Identifying Viable ‘Need-Solution Pairs’: Problem Solving Without Problem Formulation

15 Pages Posted: 17 Nov 2013 Last revised: 6 Jul 2022

See all articles by Eric A. von Hippel

Eric A. von Hippel

Massachusetts Institute of Technology (MIT) - Sloan School of Management

Georg von Krogh

ETH Zurich

Date Written: November 16, 2013


Problem-solving research and formal problem-solving practice begin with the assumption that a problem has been identified or formulated for solving. The problem-solving process then involves a search for a satisfactory or optimal solution to that problem. In contrast, we propose that, in informal problem solving, a need and a solution are often discovered together and tested for viability as a “need–solution pair.’’ For example, one may serendipitously discover anew solution and assess it to be worth adopting although the “problem” it would address had not previously been in mind as an object of search or even awareness. In such a case, problem identification and formulation, if done at all, come only after the discovery of the need–solution pair.We propose the identification of need–solution pairs as an approach to problem solving in which problem formulation isnot required. We argue that discovery of viable need–solution pairs without problem formulation may have advantages over problem-initiated problem-solving methods under some conditions. First, it removes the often considerable costs associated with problem formulation. Second, it eliminates the constraints on possible solutions that any problem formulation will inevitably apply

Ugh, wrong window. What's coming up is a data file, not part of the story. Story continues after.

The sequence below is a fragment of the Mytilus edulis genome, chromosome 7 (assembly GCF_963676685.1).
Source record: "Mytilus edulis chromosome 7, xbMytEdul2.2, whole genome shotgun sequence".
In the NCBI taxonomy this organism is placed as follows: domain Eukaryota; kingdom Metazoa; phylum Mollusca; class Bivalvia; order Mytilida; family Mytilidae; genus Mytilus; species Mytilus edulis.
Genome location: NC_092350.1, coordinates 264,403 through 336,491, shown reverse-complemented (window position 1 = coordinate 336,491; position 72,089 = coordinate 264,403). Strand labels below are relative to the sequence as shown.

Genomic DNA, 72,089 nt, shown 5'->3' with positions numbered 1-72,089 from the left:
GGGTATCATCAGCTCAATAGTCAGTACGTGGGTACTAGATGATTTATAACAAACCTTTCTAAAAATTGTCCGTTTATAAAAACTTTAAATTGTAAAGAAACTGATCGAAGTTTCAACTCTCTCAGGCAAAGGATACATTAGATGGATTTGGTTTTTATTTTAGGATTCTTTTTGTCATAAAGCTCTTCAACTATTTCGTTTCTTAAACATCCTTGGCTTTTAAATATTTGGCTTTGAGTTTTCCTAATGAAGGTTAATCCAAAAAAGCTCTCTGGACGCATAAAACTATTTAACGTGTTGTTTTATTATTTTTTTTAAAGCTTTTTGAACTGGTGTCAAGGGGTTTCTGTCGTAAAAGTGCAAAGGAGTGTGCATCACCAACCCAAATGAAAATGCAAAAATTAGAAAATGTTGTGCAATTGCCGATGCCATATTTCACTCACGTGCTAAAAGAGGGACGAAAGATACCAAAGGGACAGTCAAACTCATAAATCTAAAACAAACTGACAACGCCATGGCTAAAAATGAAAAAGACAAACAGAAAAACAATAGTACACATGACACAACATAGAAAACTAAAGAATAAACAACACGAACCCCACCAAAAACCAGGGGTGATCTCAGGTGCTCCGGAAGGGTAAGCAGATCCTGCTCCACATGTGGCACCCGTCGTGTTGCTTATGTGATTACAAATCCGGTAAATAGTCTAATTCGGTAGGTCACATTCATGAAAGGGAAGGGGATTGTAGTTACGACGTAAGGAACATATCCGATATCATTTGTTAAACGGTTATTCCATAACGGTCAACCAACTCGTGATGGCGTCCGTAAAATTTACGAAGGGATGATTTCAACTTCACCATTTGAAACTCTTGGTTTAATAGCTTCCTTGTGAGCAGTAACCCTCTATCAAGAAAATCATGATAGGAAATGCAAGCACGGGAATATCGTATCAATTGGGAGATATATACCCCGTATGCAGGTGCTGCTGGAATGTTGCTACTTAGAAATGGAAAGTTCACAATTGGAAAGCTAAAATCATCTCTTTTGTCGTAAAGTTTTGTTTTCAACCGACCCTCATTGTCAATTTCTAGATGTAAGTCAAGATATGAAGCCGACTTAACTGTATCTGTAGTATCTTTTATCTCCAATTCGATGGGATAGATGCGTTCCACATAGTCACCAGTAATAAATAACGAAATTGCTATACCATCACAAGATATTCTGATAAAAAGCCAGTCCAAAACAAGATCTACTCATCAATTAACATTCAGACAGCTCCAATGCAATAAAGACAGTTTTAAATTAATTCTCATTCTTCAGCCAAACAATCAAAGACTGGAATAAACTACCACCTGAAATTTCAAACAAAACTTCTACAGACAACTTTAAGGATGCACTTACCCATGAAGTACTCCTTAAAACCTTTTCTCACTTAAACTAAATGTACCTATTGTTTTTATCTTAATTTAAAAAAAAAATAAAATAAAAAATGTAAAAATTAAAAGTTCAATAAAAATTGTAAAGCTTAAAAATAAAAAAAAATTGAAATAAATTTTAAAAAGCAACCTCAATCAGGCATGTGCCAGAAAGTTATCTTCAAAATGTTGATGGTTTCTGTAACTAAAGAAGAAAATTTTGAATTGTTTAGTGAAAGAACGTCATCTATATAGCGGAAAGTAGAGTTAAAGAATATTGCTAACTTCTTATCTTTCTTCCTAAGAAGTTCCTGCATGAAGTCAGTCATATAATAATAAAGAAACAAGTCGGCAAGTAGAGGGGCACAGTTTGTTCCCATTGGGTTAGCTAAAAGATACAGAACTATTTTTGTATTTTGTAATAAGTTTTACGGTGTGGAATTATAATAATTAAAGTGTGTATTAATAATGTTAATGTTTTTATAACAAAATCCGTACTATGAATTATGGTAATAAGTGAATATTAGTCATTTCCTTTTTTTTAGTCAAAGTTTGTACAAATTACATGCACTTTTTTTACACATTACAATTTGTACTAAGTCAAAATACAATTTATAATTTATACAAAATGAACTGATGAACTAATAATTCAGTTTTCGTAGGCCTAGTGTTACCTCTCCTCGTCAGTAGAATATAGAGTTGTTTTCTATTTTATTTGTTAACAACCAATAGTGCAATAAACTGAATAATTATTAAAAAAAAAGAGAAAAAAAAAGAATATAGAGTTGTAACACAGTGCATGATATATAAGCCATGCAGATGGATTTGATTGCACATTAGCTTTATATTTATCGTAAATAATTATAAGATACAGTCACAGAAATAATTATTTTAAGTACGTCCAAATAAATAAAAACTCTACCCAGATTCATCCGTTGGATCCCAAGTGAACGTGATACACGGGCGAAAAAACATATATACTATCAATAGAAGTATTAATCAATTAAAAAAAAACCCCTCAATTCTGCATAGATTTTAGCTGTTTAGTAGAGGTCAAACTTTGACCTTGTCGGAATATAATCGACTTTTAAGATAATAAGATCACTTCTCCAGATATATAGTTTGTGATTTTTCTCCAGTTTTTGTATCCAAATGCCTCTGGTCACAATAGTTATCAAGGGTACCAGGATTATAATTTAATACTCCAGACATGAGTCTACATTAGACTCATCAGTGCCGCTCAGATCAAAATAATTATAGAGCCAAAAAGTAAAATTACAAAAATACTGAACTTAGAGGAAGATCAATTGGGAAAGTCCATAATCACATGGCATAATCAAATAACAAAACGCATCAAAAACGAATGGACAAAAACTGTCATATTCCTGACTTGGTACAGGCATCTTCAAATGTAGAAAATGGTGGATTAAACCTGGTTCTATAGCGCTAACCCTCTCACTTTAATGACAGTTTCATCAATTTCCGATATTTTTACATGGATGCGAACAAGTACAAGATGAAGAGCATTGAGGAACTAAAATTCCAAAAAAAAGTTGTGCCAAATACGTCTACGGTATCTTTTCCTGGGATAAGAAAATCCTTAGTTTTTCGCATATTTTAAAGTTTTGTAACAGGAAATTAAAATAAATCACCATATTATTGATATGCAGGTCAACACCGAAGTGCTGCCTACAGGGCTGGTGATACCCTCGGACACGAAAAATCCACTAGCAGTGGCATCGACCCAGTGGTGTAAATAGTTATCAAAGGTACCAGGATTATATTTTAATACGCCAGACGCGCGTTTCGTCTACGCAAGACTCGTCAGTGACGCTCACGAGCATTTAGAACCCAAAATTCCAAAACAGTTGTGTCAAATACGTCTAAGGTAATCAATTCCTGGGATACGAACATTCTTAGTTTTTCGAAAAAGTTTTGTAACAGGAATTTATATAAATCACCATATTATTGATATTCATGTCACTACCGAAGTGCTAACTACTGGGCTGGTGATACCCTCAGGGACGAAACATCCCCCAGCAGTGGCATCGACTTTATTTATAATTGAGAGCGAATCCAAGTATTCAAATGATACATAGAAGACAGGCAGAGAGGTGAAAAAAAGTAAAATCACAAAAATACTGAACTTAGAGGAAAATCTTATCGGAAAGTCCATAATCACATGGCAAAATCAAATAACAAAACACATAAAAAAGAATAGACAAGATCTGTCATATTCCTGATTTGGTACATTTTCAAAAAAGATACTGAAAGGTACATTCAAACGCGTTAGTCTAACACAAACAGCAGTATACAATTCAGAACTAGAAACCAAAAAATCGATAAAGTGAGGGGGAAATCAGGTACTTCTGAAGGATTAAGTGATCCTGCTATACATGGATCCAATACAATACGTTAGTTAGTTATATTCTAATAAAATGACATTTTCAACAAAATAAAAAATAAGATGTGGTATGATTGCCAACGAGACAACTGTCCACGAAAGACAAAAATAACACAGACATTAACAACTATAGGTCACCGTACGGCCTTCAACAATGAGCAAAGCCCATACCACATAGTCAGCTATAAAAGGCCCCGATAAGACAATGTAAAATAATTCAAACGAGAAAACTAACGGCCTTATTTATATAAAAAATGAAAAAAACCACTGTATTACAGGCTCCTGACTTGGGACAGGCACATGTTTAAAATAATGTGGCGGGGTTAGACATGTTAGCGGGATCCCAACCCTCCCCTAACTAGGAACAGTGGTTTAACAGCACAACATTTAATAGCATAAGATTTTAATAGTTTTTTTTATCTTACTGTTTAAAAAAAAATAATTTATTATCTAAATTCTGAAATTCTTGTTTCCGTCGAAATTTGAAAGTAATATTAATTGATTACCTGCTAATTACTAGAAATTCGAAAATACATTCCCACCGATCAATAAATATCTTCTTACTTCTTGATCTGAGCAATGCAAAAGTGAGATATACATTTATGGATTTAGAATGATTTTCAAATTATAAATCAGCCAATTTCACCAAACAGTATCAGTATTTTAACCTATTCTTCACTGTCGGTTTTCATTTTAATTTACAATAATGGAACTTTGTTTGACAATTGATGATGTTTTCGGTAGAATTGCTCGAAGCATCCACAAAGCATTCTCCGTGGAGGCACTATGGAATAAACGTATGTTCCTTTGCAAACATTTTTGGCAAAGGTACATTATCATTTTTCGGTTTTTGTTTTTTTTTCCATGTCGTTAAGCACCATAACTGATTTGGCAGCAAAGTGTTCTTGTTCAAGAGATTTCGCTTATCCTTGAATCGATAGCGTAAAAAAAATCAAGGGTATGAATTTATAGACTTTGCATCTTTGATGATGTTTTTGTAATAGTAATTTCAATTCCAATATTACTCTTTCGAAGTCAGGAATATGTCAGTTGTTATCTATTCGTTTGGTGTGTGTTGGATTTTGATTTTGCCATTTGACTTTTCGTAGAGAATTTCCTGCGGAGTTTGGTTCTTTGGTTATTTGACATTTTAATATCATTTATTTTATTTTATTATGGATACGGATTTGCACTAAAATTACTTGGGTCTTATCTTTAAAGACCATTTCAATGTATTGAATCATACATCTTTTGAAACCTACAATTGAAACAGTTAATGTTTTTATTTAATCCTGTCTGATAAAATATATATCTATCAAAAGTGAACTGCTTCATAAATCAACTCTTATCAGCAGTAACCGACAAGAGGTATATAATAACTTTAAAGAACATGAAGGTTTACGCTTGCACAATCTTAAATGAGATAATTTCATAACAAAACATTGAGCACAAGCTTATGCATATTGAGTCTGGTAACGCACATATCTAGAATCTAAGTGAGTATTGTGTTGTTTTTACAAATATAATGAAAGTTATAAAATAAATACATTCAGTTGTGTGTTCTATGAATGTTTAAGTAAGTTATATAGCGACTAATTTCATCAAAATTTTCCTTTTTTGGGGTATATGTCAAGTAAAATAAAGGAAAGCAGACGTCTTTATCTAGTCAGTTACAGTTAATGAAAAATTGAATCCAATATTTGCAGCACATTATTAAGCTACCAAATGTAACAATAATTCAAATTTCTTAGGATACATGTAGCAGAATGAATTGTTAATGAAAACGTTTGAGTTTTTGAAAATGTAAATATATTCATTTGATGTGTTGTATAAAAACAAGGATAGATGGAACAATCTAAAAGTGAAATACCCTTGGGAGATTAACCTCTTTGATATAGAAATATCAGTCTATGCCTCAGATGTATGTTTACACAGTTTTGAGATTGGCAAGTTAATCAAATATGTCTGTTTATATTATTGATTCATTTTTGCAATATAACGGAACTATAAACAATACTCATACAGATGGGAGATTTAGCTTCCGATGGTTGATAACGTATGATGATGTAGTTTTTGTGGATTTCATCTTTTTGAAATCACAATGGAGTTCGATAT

Keywords: organizational economics, economics and organization, managerial and organizational cognition, organizationand management theory, decision making and theory of the firm, knowledge production, innovation, information transfer costs

Suggested Citation

von Hippel, Eric and von Krogh, Georg, Identifying Viable ‘Need-Solution Pairs’: Problem Solving Without Problem Formulation (November 16, 2013). MIT Sloan Research Paper No. 5071-13, Available at SSRN: or

Eric Von Hippel (Contact Author)

Massachusetts Institute of Technology (MIT) - Sloan School of Management ( email )

Cambridge, MA 02142
United States
617-253-7155 (Phone)
617-253-2660 (Fax)

Georg Von Krogh

ETH Zurich ( email )

Weinbergstrasse 56/58
Zurich, 8092
+41 44 632 88 50 (Phone)

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